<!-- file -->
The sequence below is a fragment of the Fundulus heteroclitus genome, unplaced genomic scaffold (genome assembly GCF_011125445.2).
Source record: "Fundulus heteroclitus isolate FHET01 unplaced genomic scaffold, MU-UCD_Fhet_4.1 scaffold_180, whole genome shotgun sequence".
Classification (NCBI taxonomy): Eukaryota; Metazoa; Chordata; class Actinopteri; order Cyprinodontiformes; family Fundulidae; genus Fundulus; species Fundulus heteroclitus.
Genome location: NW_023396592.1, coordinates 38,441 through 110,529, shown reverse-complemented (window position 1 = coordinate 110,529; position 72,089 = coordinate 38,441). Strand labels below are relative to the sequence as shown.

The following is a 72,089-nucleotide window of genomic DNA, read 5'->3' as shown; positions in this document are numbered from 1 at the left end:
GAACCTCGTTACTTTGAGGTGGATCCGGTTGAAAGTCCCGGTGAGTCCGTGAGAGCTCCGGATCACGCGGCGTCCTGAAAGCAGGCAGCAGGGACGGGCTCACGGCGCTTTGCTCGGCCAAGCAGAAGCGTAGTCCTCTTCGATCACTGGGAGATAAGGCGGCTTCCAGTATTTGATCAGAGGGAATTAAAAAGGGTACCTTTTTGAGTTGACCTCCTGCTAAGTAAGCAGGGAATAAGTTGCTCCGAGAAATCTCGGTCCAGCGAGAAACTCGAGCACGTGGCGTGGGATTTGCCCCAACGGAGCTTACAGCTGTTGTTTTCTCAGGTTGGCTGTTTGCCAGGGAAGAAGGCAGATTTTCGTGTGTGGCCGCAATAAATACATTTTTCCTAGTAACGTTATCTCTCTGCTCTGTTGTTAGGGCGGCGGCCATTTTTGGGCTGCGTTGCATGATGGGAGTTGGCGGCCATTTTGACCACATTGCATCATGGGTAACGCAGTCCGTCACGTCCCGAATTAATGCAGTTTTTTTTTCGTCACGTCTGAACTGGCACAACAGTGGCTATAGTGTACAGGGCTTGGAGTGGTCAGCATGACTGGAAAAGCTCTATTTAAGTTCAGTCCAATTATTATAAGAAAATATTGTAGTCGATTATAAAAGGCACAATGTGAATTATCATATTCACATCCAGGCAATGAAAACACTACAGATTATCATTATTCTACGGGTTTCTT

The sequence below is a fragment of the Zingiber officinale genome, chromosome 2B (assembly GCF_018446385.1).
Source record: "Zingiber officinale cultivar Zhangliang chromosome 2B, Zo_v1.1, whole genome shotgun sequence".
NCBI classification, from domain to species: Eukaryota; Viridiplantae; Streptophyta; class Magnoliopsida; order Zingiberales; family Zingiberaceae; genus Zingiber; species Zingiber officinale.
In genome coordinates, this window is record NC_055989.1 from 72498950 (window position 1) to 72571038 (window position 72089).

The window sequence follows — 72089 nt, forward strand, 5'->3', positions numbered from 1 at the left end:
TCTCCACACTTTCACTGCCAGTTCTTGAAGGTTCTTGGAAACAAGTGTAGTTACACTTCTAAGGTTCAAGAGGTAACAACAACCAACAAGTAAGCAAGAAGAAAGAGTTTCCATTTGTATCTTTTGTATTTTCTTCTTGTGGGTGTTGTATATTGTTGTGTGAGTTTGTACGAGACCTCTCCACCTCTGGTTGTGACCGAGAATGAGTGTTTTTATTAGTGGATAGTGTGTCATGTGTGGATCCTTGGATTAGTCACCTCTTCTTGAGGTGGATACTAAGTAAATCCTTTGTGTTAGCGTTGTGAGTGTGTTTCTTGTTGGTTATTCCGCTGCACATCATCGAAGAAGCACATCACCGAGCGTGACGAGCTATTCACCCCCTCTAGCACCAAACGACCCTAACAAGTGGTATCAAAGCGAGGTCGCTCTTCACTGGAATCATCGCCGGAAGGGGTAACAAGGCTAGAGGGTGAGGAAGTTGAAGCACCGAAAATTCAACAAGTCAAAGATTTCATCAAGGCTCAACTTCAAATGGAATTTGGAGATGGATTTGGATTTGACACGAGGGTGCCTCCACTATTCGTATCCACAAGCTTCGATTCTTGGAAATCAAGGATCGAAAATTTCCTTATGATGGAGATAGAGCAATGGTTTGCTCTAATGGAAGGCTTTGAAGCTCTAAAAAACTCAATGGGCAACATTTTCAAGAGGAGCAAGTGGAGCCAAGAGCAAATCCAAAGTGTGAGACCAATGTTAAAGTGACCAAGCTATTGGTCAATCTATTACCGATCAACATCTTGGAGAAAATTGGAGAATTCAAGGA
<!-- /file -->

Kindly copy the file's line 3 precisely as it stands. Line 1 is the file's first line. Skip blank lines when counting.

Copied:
Classification (NCBI taxonomy): Eukaryota; Metazoa; Chordata; class Actinopteri; order Cyprinodontiformes; family Fundulidae; genus Fundulus; species Fundulus heteroclitus.